Lithium on the Rocks: Seethalerhütte Uses Solar Power

The new Seethalerhütte (a mountain hut operated by the Austrian Alpine Association) is at an altitude of nearly 3,000 meters in the glacier region of Dachsteingebirge, Austria. A sustainable concept and logistic expertise was required to create a suitable energy supply. A helicopter on a mountain peak and permanent wind was part of the everyday work of Heimo Modre and his team, who were rewarded with a glorious view and the opportunity to work on an unprecedented project.

An icy -12° and snowdrifts are typical in the region where the Seethalerhütte is located, which is at an altitude of 2,740 meters in Austria. However, there are no chilblains here, just warm clothing. During his time in the Dachsteinebirge region, warm clothing was part and parcel of the equipment needed by mountaineer and project engineer Heimo Modre. Despite the challenging conditions, there was nowhere he considered more beautiful than the Seethalerhütte.

This is because he and his team from Solare Energie GmbH in Waidhofen an der Ybbs have spent recent months installing the Seethalerhütte’s energy concept. “Over the past two years, I have spent almost more time here than at home in my own living room,” said Modre. “But when you think about what we’ve done here, it’s definitely been worth it.” And he should know. Back in 1989, he set up the first off-grid system with a PV system for a mountain hut and has devoted himself to this area of interest ever since.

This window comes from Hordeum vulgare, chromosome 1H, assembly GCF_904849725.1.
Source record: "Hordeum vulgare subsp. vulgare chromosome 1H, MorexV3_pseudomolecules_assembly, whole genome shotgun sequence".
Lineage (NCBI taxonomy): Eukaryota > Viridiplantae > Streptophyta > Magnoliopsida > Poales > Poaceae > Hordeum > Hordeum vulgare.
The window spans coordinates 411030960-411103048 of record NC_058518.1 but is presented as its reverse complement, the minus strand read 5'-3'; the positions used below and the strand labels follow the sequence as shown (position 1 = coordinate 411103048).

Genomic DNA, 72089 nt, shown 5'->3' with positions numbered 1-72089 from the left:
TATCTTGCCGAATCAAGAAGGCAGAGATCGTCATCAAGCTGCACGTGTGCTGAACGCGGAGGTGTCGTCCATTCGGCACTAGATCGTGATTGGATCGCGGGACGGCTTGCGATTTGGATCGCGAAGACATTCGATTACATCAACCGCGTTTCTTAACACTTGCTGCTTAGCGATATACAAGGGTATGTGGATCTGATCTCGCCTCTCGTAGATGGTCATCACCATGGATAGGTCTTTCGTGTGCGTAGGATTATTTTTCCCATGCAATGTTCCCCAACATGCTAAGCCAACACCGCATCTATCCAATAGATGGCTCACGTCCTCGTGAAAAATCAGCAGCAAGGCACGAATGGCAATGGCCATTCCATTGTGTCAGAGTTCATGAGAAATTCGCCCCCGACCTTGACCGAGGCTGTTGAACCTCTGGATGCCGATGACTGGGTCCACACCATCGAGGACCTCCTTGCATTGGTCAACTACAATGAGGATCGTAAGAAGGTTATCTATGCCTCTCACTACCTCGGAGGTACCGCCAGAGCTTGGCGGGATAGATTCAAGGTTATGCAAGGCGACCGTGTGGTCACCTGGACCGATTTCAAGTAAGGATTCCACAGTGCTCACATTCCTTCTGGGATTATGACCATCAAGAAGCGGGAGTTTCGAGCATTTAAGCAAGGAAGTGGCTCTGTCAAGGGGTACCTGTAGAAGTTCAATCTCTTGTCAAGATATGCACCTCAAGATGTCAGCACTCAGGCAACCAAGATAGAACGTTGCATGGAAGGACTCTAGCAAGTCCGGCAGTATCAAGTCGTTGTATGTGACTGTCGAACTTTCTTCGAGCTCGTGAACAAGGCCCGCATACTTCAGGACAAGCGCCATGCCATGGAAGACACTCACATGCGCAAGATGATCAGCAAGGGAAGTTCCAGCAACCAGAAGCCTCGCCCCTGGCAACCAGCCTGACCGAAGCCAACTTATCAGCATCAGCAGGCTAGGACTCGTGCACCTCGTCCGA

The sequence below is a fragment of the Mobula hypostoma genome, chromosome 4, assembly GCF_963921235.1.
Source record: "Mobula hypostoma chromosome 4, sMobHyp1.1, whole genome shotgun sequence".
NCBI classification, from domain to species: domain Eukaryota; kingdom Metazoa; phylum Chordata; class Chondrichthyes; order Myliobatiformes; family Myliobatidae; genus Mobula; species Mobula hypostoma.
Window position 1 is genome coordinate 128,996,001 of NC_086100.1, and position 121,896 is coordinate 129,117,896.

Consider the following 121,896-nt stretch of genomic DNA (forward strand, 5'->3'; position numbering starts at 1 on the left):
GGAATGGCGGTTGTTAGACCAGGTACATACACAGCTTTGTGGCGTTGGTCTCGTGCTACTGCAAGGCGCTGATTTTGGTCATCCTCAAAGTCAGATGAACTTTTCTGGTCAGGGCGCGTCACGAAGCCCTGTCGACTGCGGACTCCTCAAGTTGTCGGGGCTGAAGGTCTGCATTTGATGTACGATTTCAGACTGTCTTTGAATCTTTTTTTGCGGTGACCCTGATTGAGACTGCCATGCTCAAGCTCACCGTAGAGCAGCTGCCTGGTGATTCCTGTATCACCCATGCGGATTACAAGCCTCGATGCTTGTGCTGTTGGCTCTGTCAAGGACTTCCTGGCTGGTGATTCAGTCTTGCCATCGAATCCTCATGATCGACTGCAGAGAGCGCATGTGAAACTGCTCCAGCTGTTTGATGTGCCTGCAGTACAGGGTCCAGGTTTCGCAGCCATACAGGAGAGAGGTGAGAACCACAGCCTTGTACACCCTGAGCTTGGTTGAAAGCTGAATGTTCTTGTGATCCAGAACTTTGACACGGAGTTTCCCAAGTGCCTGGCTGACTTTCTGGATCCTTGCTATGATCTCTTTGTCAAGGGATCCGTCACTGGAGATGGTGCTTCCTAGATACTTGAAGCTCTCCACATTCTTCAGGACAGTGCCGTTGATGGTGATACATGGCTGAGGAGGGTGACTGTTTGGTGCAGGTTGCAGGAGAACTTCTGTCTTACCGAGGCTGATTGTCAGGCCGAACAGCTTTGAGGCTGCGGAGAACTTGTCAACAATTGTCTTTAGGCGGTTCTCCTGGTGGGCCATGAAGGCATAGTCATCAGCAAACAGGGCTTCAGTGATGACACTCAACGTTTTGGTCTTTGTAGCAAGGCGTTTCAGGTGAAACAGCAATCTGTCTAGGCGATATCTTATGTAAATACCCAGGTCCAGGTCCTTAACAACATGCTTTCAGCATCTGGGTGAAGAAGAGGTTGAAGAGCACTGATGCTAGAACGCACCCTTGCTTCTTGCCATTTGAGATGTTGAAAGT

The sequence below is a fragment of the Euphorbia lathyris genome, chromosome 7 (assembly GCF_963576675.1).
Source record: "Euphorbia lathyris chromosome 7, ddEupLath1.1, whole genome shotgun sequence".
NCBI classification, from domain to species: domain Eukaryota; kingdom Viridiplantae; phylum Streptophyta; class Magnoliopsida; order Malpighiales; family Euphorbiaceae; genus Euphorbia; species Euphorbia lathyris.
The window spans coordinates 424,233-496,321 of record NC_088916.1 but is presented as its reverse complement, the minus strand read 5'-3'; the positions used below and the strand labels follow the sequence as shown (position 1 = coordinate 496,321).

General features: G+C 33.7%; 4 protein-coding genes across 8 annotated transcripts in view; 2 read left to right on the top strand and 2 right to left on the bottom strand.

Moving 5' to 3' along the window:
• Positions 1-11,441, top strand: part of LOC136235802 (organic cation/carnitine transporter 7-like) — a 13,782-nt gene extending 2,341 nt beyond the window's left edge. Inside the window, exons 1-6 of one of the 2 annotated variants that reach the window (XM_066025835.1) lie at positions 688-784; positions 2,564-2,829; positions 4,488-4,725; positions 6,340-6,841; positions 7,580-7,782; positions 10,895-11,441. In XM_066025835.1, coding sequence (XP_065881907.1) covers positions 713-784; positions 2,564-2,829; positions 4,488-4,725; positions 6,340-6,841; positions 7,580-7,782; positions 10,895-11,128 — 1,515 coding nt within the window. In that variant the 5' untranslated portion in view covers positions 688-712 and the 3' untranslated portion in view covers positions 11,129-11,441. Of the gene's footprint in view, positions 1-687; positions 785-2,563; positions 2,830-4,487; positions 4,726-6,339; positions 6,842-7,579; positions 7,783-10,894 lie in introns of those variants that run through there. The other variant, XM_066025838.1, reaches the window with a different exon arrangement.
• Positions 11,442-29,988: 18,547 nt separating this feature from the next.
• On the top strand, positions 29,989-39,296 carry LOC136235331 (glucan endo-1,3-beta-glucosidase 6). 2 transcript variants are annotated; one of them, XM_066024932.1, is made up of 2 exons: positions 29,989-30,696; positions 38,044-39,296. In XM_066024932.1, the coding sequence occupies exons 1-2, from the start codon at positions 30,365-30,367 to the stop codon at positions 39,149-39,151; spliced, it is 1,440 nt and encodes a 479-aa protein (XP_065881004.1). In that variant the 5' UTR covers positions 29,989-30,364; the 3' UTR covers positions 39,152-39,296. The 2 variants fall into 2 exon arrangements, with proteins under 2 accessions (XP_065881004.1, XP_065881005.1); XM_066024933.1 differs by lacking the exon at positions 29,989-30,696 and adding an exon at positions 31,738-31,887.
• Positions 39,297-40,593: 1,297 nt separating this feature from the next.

An energy supply based on natural sources

Solare Energie GmbH is already being noticed for this challenging project, conducted at almost 3,000 meters above sea level. On March 22, before the Chamber of Commerce of Lower Austria, Modre presented his energy concept “Lithium on the rocks” for the new Seethalerhütte as part of a competition seeking creative ideas for the future. The jury will officially choose the innovative project winner on April 12. We’ll keep you posted.

Enjoy some of the special moments during construction and take a look behind the scenes of the Seethalerhütte.


3 Questions for Project Designer Heimo Modre:

Heimo Modre, Projektingenieur at Solare Energie GmbH

Heimo Modre, Projektingenieur at Solare Energie GmbH

What is the greatest challenge in a project like the Seethalerhütte?

The logistics are particularly challenging here. All the work had to be performed from a helicopter and rope at an altitude of almost 3,000 meters on a mountain peak. The constant wind was not always in our favor, but the team did an outstanding job.

A project highlight for you

First, the sunrises. It’s an absolute privilege to work at locations like this.
And second, it’s a real pleasure to work with the high-quality components from SMA and Tesvolt. Especially in locations like this, we have to be able to depend on the technology and the support we receive—and that was completely flawless. We would also like to mention our client, the Austrian Alpine Association, which demands the very highest standards in quality and expertise.

Your goals for 2019?

As a highly specialized team, we want to be involved in many more projects in which we harness the earth’s natural energy to meet the energy demands of our partners and customers.


Sustainable alpine tourism